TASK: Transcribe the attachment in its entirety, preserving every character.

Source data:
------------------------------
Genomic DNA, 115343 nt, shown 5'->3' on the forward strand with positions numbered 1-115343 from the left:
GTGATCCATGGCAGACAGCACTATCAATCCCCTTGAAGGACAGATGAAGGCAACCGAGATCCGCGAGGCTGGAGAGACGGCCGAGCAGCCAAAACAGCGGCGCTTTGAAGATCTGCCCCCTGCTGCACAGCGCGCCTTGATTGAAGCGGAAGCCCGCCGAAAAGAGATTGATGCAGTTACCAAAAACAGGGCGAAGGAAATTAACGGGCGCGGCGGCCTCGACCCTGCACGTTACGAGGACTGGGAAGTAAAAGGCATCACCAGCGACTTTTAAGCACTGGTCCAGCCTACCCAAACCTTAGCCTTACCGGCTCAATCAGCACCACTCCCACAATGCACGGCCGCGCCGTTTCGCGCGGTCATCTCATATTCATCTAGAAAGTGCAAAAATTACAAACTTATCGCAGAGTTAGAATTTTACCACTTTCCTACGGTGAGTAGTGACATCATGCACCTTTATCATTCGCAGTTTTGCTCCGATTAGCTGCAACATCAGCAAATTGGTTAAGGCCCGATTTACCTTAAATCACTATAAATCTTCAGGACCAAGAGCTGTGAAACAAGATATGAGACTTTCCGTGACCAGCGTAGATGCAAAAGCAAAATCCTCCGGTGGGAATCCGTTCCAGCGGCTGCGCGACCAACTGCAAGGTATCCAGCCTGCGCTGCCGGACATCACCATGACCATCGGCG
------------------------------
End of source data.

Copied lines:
Genomic DNA, 115343 nt, shown 5'->3' on the forward strand with positions numbered 1-115343 from the left:
GTGATCCATGGCAGACAGCACTATCAATCCCCTTGAAGGACAGATGAAGGCAACCGAGATCCGCGAGGCTGGAGAGACGGCCGAGCAGCCAAAACAGCGGCGCTTTGAAGATCTGCCCCCTGCTGCACAGCGCGCCTTGATTGAAGCGGAAGCCCGCCGAAAAGAGATTGATGCAGTTACCAAAAACAGGGCGAAGGAAATTAACGGGCGCGGCGGCCTCGACCCTGCACGTTACGAGGACTGGGAAGTAAAAGGCATCACCAGCGACTTTTAAGCACTGGTCCAGCCTACCCAAACCTTAGCCTTACCGGCTCAATCAGCACCACTCCCACAATGCACGGCCGCGCCGTTTCGCGCGGTCATCTCATATTCATCTAGAAAGTGCAAAAATTACAAACTTATCGCAGAGTTAGAATTTTACCACTTTCCTACGGTGAGTAGTGACATCATGCACCTTTATCATTCGCAGTTTTGCTCCGATTAGCTGCAACATCAGCAAATTGGTTAAGGCCCGATTTACCTTAAATCACTATAAATCTTCAGGACCAAGAGCTGTGAAACAAGATATGAGACTTTCCGTGACCAGCGTAGATGCAAAAGCAAAATCCTCCGGTGGGAATCCGTTCCAGCGGCTGCGCGACCAACTGCAAGGTATCCAGCCTGCGCTGCCGGACATCACCATGACCATCGGCG